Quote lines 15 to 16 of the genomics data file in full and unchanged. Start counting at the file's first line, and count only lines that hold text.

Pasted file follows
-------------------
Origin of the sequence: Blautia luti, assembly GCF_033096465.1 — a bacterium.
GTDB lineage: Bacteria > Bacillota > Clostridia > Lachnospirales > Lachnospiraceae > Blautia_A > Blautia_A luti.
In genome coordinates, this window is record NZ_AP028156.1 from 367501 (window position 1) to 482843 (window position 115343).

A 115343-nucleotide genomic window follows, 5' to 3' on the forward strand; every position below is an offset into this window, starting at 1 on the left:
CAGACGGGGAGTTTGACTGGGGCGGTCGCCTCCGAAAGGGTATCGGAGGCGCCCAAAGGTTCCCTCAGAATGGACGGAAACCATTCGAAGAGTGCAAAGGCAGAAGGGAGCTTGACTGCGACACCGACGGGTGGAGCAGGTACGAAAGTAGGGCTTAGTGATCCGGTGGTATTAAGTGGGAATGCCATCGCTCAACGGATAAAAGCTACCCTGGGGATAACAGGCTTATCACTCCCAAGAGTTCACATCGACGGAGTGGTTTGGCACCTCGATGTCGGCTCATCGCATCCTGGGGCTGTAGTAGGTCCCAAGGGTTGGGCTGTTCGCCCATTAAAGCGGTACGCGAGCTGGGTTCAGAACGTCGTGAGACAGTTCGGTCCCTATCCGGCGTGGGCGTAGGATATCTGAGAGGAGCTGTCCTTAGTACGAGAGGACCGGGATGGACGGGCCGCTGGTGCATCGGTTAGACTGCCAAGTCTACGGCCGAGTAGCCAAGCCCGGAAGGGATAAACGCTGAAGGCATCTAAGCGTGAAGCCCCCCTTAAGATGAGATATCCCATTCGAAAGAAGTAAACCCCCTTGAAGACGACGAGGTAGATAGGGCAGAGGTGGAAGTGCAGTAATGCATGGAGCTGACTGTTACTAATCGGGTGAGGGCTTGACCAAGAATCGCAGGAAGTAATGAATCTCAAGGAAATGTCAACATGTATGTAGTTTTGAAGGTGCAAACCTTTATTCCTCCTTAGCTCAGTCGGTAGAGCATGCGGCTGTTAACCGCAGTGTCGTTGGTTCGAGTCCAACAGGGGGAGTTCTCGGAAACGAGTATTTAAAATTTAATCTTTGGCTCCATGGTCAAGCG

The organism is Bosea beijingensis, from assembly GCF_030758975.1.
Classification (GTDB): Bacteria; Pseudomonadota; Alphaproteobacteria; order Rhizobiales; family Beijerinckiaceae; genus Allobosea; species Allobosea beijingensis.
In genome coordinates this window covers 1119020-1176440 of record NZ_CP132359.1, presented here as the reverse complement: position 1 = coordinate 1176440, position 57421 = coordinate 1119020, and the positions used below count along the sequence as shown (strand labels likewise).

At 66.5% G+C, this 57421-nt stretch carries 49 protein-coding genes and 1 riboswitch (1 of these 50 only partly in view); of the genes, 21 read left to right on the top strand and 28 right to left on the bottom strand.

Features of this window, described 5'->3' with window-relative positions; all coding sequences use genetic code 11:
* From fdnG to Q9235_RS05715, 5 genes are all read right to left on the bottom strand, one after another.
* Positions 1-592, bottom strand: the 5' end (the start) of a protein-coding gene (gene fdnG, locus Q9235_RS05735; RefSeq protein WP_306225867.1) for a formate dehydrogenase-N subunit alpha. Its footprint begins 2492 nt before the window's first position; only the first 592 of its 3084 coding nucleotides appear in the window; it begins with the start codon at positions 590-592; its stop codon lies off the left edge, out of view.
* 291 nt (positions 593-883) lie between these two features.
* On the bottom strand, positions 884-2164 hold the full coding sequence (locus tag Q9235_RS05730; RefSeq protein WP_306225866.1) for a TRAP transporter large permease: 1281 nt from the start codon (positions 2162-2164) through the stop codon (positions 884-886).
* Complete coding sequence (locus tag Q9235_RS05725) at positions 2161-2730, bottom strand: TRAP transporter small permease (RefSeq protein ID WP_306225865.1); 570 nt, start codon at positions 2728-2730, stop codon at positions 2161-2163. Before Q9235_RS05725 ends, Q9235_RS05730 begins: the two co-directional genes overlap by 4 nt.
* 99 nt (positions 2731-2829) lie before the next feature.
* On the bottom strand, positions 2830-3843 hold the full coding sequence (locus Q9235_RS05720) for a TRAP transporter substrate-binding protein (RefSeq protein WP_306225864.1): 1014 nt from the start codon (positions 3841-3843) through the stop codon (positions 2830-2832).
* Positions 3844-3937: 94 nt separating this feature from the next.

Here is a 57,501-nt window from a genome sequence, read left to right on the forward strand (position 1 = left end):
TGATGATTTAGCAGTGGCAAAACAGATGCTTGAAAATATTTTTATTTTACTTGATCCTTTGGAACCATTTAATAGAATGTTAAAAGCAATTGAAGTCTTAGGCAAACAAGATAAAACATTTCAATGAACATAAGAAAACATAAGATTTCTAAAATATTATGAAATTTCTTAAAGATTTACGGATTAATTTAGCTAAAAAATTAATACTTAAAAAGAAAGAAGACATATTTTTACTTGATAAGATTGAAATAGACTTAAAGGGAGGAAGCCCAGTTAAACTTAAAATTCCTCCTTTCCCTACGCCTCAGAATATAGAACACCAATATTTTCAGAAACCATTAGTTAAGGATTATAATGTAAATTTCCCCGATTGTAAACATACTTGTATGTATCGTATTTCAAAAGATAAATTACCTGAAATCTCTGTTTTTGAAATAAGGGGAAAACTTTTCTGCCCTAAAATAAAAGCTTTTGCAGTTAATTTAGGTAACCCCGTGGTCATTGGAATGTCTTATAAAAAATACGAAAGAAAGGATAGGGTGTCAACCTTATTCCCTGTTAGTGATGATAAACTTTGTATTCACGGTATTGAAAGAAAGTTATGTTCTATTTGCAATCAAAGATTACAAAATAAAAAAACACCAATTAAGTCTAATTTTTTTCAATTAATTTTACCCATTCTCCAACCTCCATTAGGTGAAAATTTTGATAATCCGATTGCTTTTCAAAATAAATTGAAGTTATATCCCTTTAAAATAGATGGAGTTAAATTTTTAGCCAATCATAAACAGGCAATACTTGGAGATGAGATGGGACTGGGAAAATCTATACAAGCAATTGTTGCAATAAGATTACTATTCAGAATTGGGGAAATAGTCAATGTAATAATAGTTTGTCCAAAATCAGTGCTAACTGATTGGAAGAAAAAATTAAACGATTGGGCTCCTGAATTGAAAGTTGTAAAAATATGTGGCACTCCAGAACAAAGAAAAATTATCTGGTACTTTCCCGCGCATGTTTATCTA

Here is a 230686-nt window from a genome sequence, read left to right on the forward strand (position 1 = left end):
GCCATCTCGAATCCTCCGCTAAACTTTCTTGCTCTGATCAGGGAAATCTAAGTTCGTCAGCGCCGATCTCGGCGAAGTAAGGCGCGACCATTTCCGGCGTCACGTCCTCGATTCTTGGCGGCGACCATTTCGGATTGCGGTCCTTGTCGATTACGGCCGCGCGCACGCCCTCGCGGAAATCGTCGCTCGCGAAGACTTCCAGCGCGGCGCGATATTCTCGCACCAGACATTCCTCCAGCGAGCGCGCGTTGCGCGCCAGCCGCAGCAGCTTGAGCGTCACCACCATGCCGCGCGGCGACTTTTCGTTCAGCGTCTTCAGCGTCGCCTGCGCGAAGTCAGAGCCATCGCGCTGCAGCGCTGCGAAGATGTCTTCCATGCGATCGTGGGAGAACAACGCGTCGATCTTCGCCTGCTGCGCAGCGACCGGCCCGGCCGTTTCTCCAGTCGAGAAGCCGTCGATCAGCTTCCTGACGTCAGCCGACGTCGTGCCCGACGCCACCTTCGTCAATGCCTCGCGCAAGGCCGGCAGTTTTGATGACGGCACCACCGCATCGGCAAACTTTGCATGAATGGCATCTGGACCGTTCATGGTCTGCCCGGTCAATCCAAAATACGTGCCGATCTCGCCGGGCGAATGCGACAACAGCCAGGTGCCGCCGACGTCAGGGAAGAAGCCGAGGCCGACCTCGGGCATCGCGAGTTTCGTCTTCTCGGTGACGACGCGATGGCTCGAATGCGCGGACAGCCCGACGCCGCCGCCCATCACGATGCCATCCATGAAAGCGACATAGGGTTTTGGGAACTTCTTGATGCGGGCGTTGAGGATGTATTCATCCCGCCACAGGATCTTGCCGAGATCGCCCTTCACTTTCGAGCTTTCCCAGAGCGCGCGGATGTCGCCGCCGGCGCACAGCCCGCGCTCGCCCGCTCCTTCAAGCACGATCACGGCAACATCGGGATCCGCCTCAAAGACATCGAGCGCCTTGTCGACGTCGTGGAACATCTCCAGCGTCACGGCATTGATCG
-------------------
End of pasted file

* Complete coding sequence (locus tag Q9235_RS05725) at positions 2161-2730, bottom strand: TRAP transporter small permease (RefSeq protein ID WP_306225865.1); 570 nt, start codon at positions 2728-2730, stop codon at positions 2161-2163. Before Q9235_RS05725 ends, Q9235_RS05730 begins: the two co-directional genes overlap by 4 nt.
* 99 nt (positions 2731-2829) lie before the next feature.